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Amero's case offers more evidence that the criminal justice system hasn't adequately adapted to a generation's worth of technological advances. Our courts are in bad need of some significant reforms, particularly when it comes to expert testimony. It’s one thing to have two competent, qualified experts arguing over evidence that can be interpreted in several ways. It’s something else to allow jurors to consider evidence that’s objectively, provably false. That’s particularly true when it comes from the prosecution's expert witnesses, whom jurors often give more deference to because they’re seen less as hired guns, and more as objective public servants.
Here, a clueless "computer crimes investigator" was permitted to give clearly erroneous testimony in a felony trial. Jurors were instructed to give that expert equal consideration to Amero’s own expert witness, who actually knew what he was talking about. It makes you ponder how many other local police departments have a resident "computer guy" who regularly testifies in criminal trials—and is in way over his head.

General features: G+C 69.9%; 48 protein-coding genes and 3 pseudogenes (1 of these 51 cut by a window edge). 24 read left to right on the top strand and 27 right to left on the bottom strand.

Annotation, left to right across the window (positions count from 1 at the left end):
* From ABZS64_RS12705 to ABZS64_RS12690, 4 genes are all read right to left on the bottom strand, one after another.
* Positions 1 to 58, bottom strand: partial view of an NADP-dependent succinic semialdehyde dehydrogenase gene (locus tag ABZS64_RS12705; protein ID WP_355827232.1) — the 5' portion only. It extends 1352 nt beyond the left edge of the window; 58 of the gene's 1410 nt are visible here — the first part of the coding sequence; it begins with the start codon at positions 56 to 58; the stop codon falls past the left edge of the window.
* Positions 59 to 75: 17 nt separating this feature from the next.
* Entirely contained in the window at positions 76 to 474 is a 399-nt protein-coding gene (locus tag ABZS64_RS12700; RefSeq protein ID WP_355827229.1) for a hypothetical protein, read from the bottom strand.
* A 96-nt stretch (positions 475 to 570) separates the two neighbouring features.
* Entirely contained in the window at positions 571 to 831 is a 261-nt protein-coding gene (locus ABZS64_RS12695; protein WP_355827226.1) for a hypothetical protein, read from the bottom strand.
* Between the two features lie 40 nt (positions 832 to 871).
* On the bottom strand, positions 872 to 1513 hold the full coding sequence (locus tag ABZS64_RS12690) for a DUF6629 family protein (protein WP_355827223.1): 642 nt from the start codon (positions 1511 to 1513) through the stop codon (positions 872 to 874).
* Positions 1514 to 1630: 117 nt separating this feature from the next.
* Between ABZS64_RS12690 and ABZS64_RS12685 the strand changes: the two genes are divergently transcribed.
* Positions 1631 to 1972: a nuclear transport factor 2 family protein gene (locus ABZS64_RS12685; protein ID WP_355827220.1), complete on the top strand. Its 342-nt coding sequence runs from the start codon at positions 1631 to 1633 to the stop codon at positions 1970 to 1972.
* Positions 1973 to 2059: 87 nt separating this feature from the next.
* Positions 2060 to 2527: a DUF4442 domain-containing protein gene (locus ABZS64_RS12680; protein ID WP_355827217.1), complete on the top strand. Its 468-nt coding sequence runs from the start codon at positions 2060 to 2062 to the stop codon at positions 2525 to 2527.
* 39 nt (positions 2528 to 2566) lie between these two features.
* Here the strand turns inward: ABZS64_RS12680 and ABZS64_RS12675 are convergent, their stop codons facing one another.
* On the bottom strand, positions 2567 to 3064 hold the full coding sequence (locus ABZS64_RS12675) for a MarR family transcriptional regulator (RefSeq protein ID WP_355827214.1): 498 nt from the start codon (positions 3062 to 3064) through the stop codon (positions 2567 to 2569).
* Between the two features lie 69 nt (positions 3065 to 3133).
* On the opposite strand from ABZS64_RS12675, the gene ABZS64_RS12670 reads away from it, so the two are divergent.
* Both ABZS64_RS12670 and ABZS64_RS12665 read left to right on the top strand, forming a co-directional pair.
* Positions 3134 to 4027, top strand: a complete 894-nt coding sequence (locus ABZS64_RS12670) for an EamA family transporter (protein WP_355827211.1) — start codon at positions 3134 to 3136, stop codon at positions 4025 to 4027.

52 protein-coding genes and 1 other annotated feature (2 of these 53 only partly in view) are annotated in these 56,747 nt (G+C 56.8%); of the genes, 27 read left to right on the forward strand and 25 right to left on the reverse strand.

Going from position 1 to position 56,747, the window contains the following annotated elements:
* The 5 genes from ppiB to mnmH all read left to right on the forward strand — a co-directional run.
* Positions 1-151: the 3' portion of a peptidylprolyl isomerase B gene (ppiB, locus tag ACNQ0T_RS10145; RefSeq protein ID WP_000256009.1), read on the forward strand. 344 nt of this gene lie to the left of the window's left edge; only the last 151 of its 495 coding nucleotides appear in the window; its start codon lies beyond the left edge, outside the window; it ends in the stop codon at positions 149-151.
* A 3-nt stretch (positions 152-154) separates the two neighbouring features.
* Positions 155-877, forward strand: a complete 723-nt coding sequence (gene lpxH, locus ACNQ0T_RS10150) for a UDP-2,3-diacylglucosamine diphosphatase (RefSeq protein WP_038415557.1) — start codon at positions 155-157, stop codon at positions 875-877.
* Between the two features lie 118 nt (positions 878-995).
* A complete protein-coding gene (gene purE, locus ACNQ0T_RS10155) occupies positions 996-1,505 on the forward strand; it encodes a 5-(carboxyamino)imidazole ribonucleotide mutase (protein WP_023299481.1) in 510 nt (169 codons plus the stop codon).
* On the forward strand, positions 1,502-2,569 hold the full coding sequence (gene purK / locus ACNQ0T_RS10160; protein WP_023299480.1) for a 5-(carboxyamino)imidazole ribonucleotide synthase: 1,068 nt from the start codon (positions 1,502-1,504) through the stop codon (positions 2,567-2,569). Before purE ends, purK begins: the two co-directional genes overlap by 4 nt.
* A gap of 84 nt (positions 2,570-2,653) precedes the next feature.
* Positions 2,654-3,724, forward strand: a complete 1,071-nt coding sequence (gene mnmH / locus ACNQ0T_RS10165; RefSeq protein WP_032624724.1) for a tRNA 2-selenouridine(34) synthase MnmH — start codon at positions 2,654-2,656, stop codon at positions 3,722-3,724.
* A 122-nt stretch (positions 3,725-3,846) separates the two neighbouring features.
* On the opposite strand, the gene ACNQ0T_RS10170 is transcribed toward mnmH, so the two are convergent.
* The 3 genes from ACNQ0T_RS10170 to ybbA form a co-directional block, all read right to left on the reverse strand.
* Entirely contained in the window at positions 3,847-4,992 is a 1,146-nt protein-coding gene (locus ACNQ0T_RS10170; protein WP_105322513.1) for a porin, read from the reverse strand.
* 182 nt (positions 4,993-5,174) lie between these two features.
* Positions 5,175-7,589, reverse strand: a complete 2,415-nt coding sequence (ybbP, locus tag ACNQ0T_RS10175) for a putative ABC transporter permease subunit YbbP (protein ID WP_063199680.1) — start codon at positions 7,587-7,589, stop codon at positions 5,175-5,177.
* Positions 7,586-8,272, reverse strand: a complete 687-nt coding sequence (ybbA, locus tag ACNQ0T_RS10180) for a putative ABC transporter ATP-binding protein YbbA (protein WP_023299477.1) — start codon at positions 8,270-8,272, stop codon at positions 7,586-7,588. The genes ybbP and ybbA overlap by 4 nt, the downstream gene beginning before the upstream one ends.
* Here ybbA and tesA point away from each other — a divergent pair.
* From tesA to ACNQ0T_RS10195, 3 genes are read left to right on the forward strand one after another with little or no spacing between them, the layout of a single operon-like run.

The solution is to work peer review, redundancy, and double-checking into the process of admitting forensic evidence at trial. Had three or four actual tech experts had the opportunity to review the conclusions of the Norwich PD's computer “expert,” they would have quickly seen his errors and recognized the symptoms of a malware infestation—just as they did when the case hit the Internet. The crucial difference is that they would have noticed all of this before Amero was charged and convicted, not after.
The very foundation of scientific inquiry is rooted in the peer-review process. It’s really an inexcusable failure that we haven’t yet found a way to utilize peer review to ensure the accuracy and integrity of the scientific evidence admitted in criminal cases—particularly given what's at stake.
Radley Balko is a senior editor at reason.